Monday 2 July 2012

Just say no to bank/state collusion

Alex Salmond's been in a bit of trouble recently over whether to go for the Euro, start a new Scottish currency, or keep the pound. Keeping the pound, like keeping the Queen, all seems a bit, well, unionist, does it not? Actually, I don't think so. Despite its bizarre name the Bank of England is a UK institution and is therefore just as much Scottish as it is English. Similarly Her Majesty is every bit as much Queen of Scots as she is Queen of England. Nevertheless, lots of folk regard a policy of keeping the pound as somewhat of a climb down for Mr Salmond.
There is a way out of this, of course. With one jump Alex could be free. What Salmond needs to say is that an independent Scotland would have no official currency at all. Running the monetary system just isn't a legitimate function of government. The First Minister should say that an independent Scotland would leave the choice of what money to use in the hands of the people, from whose hands it should never have been taken.
This would require a ban on bailing out the shareholders or bondholders of financial institutions that got into difficulty. The government shouldn't be supporting any private company and that obviously includes banks. In addition a proper government of an independent Scotland shouldn't even protect the accounts of customers in banks. Caveat depositor. In such a world people would be very wary of banks and a reputation for conservative management would be essential for any bank to survive, let alone prosper.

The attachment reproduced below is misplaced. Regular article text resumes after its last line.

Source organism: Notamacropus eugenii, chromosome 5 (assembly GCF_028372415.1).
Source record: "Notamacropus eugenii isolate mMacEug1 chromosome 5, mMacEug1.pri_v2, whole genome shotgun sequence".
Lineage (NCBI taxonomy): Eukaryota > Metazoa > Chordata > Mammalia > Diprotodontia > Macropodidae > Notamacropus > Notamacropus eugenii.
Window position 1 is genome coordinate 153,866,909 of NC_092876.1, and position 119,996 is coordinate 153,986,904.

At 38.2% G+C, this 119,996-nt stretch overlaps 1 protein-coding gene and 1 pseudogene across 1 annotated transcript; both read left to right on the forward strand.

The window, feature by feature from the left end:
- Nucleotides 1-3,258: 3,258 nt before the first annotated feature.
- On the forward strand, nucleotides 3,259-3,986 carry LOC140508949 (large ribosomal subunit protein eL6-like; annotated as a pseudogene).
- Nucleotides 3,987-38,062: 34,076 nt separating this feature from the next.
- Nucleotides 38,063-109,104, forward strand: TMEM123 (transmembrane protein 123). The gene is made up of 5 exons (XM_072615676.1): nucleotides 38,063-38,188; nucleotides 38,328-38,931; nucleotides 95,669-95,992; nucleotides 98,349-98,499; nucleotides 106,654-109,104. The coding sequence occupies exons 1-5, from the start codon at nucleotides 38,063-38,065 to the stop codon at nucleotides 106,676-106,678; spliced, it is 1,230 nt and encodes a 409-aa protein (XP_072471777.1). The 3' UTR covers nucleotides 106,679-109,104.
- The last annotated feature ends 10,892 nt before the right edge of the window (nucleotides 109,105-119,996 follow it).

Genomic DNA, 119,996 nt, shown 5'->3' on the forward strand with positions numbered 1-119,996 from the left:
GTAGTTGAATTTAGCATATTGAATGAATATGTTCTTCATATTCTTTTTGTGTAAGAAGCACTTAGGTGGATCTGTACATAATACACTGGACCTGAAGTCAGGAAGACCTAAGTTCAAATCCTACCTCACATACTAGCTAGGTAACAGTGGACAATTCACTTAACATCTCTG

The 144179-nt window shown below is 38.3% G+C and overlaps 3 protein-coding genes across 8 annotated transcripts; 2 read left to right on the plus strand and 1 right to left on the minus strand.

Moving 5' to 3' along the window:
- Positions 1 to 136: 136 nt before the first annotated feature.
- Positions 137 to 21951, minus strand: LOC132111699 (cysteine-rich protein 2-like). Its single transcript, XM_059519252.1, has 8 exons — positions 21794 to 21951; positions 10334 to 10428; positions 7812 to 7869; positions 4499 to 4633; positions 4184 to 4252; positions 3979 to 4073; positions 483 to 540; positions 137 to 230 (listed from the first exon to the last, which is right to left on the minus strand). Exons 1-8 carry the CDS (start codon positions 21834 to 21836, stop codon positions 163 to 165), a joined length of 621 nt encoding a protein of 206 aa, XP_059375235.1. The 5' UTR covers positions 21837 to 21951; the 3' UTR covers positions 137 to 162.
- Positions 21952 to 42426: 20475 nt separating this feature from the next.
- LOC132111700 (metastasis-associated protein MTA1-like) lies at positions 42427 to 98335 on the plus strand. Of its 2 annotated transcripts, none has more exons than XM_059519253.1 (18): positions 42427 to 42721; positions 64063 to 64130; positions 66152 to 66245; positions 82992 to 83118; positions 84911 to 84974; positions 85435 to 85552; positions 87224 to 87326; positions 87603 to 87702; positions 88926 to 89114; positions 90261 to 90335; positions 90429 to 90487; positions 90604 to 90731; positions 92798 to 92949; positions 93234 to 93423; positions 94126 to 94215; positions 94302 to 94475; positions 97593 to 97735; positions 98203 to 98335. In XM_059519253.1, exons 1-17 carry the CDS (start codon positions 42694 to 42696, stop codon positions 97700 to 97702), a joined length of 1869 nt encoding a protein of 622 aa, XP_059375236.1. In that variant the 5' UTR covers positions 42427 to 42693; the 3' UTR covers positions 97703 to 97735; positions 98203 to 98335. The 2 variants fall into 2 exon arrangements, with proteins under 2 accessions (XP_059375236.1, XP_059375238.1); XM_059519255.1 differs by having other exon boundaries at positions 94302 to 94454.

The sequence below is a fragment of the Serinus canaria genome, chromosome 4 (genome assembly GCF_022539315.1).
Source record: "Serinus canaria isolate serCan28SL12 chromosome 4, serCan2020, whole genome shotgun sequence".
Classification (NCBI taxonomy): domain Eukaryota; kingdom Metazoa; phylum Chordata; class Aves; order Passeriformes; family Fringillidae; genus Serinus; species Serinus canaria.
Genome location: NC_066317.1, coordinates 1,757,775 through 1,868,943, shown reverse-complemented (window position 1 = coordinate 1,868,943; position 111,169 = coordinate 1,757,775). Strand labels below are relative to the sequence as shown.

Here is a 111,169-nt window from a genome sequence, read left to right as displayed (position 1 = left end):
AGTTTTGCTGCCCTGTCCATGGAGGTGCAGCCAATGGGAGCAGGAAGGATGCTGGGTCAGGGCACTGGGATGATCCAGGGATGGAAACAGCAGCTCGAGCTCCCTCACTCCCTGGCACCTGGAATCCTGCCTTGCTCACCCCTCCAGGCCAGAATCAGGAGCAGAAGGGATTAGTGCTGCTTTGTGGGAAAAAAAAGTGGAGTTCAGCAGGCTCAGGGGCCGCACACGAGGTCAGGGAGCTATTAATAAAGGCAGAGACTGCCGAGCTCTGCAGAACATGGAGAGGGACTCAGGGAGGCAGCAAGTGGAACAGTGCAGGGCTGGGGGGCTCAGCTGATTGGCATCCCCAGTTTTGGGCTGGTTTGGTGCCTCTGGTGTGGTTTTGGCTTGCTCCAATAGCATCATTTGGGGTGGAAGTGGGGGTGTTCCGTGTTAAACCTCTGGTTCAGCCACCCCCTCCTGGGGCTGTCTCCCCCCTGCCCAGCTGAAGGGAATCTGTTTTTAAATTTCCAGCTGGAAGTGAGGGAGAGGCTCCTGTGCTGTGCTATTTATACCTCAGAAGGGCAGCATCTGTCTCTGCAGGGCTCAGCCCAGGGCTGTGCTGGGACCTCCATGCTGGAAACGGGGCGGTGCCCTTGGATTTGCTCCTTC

More importantly, what would money actually be in a world (OK, a Scotland) without central banking? All historical evidence suggests that people would pick something like gold or silver as the money of choice. But that should be up to the people themselves, not a subject of legislation.
An independent Scotland could lead the world in re-establishing monetary soundness. Interest rates should be set by supply and demand, not by cosy cabals of bankers operating in a state created and controlled insiders' club.

Sunday 1 July 2012

Not quite "Up North"

Alex Singleton has a post up on his Daily Mail blog. Alex calls for a new elected UK Senate to be situated "up North". Alex suggests Manchester.

Naturally I had to respond:

Good idea Alex.

But in UK terms Manchester isn't in the North. It's only just beyond the end of the Metropolitan Line. The mid-point of the UK mainland is Kendal. If we count the offshore islands the centre of the country is Lockerbie...

So let's really put the new Senate in the north. I suggest Glasgow as a suitable location.

We need an appropriate building; one close to the city centre but not too far from the airport. A listed building that's close to the motorway system. A building that may shortly become available. A building that would come complete with the world's largest supply of union jacks.

Put the Senate in Ibrox Stadium!